• Ben Conners (William O'Leary), a maintenance man at the Rego Park Community Center. He becomes involved with Louise and is friendly with the group. Seen throughout season 4.
  • Annie Marino (Marietta DePrima), an aspiring actress who joins the group after her husband deserts their marriage—and sublets their apartment to Kirk without telling her. Added partway through season 4.

Recurring characters:

  • Wendy Lacey (Carlene Watkins in season 1, Deborah Harmon in seasons 3-4), John's ex-wife. Though she left John, she later decides she wants another child with him. She goes to extreme lengths to make this happen without trying to actually win him back.
  • Matthew Lacey (Ben Savage in seasons 1-2, Billy Cohen in season 3), John's school age son who lives with his mother. John and Matthew have a good relationship, despite their limited time together.
  • Brad Durman (Peter Jurasik), an often-weaselly fellow teacher of John's. Seen in seasons 2-3.
  • Dr. Hendricks (Raye Birk), the headmaster at the school where John teaches. Seen in seasons 2-4.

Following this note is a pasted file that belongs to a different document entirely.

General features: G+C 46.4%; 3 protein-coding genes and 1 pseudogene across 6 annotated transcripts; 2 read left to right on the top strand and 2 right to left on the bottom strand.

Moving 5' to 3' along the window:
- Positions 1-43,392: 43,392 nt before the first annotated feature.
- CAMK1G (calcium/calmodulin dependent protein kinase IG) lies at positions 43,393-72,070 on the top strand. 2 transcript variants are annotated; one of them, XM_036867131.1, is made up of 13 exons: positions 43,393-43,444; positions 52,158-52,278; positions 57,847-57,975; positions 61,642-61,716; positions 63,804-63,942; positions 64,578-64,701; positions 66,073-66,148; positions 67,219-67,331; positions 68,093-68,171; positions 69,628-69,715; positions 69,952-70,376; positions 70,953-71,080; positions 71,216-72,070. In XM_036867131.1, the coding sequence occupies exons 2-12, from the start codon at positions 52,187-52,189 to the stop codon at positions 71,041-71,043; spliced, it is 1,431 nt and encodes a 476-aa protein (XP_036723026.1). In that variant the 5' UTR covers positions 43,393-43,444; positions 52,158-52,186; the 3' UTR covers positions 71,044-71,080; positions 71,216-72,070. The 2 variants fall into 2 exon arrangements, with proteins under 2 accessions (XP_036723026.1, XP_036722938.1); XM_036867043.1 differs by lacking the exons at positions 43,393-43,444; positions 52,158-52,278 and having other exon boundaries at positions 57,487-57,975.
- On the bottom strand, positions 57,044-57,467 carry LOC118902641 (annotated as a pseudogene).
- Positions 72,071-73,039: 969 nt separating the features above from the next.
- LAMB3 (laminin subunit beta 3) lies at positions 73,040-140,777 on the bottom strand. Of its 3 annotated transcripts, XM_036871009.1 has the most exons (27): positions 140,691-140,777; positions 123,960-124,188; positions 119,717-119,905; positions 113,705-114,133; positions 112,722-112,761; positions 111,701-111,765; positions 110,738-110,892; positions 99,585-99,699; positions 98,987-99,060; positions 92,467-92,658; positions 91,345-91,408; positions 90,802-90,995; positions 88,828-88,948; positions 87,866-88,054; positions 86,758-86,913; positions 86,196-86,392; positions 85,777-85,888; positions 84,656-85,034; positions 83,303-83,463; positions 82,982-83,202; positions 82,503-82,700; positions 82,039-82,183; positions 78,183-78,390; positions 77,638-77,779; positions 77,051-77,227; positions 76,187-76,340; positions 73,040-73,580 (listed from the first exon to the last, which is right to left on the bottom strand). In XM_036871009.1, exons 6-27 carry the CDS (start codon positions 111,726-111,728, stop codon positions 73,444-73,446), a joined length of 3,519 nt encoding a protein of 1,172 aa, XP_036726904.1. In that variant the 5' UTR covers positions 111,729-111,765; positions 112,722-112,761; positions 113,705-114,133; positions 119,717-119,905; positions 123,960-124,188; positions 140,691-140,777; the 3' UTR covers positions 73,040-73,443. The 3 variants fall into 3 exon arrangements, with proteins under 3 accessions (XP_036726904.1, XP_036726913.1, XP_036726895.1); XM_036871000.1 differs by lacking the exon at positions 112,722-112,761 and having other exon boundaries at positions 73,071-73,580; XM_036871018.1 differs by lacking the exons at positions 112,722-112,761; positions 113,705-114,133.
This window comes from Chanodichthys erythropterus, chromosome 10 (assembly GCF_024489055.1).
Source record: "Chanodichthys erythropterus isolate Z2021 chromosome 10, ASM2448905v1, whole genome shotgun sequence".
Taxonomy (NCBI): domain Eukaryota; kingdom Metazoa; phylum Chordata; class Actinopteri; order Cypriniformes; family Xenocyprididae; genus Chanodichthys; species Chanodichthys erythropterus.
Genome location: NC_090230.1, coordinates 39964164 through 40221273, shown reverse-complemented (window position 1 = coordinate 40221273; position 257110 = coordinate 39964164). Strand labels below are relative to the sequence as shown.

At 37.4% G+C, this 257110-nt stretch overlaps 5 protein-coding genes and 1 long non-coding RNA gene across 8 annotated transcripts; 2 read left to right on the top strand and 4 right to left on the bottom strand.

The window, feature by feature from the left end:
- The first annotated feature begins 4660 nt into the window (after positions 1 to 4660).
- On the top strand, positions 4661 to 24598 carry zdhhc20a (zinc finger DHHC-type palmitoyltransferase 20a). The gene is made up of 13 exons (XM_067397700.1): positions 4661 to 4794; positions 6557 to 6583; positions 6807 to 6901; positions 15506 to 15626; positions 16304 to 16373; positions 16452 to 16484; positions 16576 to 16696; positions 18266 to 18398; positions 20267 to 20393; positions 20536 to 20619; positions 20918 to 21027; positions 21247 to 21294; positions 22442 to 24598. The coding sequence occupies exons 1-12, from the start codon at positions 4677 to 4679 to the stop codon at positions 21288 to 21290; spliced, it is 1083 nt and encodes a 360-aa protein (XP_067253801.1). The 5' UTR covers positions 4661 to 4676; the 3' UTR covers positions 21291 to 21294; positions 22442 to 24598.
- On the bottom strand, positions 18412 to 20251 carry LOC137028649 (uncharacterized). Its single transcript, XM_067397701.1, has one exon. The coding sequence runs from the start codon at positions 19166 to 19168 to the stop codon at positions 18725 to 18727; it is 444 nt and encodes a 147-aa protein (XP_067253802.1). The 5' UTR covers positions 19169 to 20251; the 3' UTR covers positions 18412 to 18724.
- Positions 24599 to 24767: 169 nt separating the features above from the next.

• Chow Ling (Cu Ba Nguyen), a recent immigrant who attends meetings in the community center both to learn English and to quit smoking. Seen in seasons 2-3.
  • Mitch Kurland (Greg Salata), a police officer who marries Kate. Seen in season 4 only.
  • Curtis (Ruben Santiago-Hudson) and Calvin (Tim Jones), employees at Kate's Place. Seen in season 4 only.

Episodes[edit]

SeasonEpisodesOriginally airedRankRating
First airedLast aired
122October 6, 1988 (1988-10-06)May 11, 1989 (1989-05-11)1118.5
224September 28, 1989 (1989-09-28)May 15, 1990 (1990-05-15)1717.2
322September 19, 1990 (1990-09-19)May 1, 1991 (1991-05-01)50N/A
417September 19, 1991 (1991-09-19)July 22, 1992 (1992-07-22)77N/A

Reception[edit]

Critical response[edit]

John Leonard of New York magazine previewed the pilot episode, in which John Lacey tries to attend a support group "for the recently singled", and stumbles instead into a meeting of Alcoholics Anonymous. "I found this funny, and maybe even profound", Leonard wrote. NBC launched the show two days before Empty Nest, another sitcom about a middle-aged man who recently lost his wife. "Some talented people run around in them agreeably", said Leonard, commenting on both shows.[2]